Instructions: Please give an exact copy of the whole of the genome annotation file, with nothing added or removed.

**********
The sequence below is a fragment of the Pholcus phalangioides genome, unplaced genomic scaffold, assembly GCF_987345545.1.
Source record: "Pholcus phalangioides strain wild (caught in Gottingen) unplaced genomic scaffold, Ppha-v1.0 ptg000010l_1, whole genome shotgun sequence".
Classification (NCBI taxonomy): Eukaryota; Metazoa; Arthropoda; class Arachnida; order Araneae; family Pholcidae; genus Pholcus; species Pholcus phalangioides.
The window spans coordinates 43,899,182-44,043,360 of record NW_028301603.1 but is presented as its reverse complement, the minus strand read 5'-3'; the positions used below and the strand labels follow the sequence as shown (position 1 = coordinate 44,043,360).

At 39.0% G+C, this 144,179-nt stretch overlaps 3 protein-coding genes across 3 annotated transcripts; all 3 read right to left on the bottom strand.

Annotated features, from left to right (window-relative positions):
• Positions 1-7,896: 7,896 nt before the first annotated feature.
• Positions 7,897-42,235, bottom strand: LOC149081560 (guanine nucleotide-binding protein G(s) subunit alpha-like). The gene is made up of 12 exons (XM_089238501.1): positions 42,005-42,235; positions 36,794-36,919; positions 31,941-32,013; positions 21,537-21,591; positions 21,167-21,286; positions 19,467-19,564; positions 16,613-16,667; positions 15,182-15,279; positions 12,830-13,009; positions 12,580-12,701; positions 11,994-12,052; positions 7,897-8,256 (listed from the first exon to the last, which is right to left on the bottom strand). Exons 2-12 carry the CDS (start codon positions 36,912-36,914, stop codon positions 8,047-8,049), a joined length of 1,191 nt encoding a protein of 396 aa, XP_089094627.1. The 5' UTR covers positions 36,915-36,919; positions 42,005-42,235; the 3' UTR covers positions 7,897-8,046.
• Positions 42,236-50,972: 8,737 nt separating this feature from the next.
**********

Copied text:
The sequence below is a fragment of the Pholcus phalangioides genome, unplaced genomic scaffold, assembly GCF_987345545.1.
Source record: "Pholcus phalangioides strain wild (caught in Gottingen) unplaced genomic scaffold, Ppha-v1.0 ptg000010l_1, whole genome shotgun sequence".
Classification (NCBI taxonomy): Eukaryota; Metazoa; Arthropoda; class Arachnida; order Araneae; family Pholcidae; genus Pholcus; species Pholcus phalangioides.
The window spans coordinates 43,899,182-44,043,360 of record NW_028301603.1 but is presented as its reverse complement, the minus strand read 5'-3'; the positions used below and the strand labels follow the sequence as shown (position 1 = coordinate 44,043,360).

At 39.0% G+C, this 144,179-nt stretch overlaps 3 protein-coding genes across 3 annotated transcripts; all 3 read right to left on the bottom strand.

Annotated features, from left to right (window-relative positions):
• Positions 1-7,896: 7,896 nt before the first annotated feature.
• Positions 7,897-42,235, bottom strand: LOC149081560 (guanine nucleotide-binding protein G(s) subunit alpha-like). The gene is made up of 12 exons (XM_089238501.1): positions 42,005-42,235; positions 36,794-36,919; positions 31,941-32,013; positions 21,537-21,591; positions 21,167-21,286; positions 19,467-19,564; positions 16,613-16,667; positions 15,182-15,279; positions 12,830-13,009; positions 12,580-12,701; positions 11,994-12,052; positions 7,897-8,256 (listed from the first exon to the last, which is right to left on the bottom strand). Exons 2-12 carry the CDS (start codon positions 36,912-36,914, stop codon positions 8,047-8,049), a joined length of 1,191 nt encoding a protein of 396 aa, XP_089094627.1. The 5' UTR covers positions 36,915-36,919; positions 42,005-42,235; the 3' UTR covers positions 7,897-8,046.
• Positions 42,236-50,972: 8,737 nt separating this feature from the next.